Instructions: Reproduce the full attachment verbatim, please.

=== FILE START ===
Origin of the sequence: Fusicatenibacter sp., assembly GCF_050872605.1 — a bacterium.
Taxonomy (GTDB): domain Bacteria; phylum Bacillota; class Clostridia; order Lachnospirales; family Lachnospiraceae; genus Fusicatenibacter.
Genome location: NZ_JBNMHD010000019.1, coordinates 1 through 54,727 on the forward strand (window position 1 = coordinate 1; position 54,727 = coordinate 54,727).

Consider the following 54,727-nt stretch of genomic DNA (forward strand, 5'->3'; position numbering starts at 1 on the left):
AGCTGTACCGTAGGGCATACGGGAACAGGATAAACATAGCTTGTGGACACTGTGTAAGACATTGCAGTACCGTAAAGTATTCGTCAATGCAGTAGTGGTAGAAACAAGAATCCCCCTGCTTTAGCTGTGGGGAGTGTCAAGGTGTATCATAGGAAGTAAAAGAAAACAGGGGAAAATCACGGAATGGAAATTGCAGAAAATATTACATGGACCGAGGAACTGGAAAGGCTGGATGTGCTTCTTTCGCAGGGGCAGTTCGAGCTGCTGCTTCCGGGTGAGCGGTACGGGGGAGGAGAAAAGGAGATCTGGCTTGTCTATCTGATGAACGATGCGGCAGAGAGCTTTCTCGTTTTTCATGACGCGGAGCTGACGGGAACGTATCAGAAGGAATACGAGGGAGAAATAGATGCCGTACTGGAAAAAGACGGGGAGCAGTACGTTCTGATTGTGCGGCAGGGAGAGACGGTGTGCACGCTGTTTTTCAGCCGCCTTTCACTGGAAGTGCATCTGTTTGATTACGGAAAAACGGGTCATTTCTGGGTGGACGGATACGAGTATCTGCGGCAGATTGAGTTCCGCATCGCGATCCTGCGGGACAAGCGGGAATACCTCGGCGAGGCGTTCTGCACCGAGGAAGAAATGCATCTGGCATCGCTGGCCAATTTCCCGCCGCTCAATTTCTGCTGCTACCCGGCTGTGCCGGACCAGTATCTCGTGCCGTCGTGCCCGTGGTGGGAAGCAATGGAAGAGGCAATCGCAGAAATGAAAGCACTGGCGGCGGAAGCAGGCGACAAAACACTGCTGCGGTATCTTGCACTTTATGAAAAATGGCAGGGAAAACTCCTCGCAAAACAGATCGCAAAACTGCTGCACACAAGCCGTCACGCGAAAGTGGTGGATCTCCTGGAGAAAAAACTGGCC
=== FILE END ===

Origin of the sequence: Fusicatenibacter sp., assembly GCF_050872605.1 — a bacterium.
Taxonomy (GTDB): domain Bacteria; phylum Bacillota; class Clostridia; order Lachnospirales; family Lachnospiraceae; genus Fusicatenibacter.
Genome location: NZ_JBNMHD010000019.1, coordinates 1 through 54,727 on the forward strand (window position 1 = coordinate 1; position 54,727 = coordinate 54,727).

Consider the following 54,727-nt stretch of genomic DNA (forward strand, 5'->3'; position numbering starts at 1 on the left):
AGCTGTACCGTAGGGCATACGGGAACAGGATAAACATAGCTTGTGGACACTGTGTAAGACATTGCAGTACCGTAAAGTATTCGTCAATGCAGTAGTGGTAGAAACAAGAATCCCCCTGCTTTAGCTGTGGGGAGTGTCAAGGTGTATCATAGGAAGTAAAAGAAAACAGGGGAAAATCACGGAATGGAAATTGCAGAAAATATTACATGGACCGAGGAACTGGAAAGGCTGGATGTGCTTCTTTCGCAGGGGCAGTTCGAGCTGCTGCTTCCGGGTGAGCGGTACGGGGGAGGAGAAAAGGAGATCTGGCTTGTCTATCTGATGAACGATGCGGCAGAGAGCTTTCTCGTTTTTCATGACGCGGAGCTGACGGGAACGTATCAGAAGGAATACGAGGGAGAAATAGATGCCGTACTGGAAAAAGACGGGGAGCAGTACGTTCTGATTGTGCGGCAGGGAGAGACGGTGTGCACGCTGTTTTTCAGCCGCCTTTCACTGGAAGTGCATCTGTTTGATTACGGAAAAACGGGTCATTTCTGGGTGGACGGATACGAGTATCTGCGGCAGATTGAGTTCCGCATCGCGATCCTGCGGGACAAGCGGGAATACCTCGGCGAGGCGTTCTGCACCGAGGAAGAAATGCATCTGGCATCGCTGGCCAATTTCCCGCCGCTCAATTTCTGCTGCTACCCGGCTGTGCCGGACCAGTATCTCGTGCCGTCGTGCCCGTGGTGGGAAGCAATGGAAGAGGCAATCGCAGAAATGAAAGCACTGGCGGCGGAAGCAGGCGACAAAACACTGCTGCGGTATCTTGCACTTTATGAAAAATGGCAGGGAAAACTCCTCGCAAAACAGATCGCAAAACTGCTGCACACAAGCCGTCACGCGAAAGTGGTGGATCTCCTGGAGAAAAAACTGGCC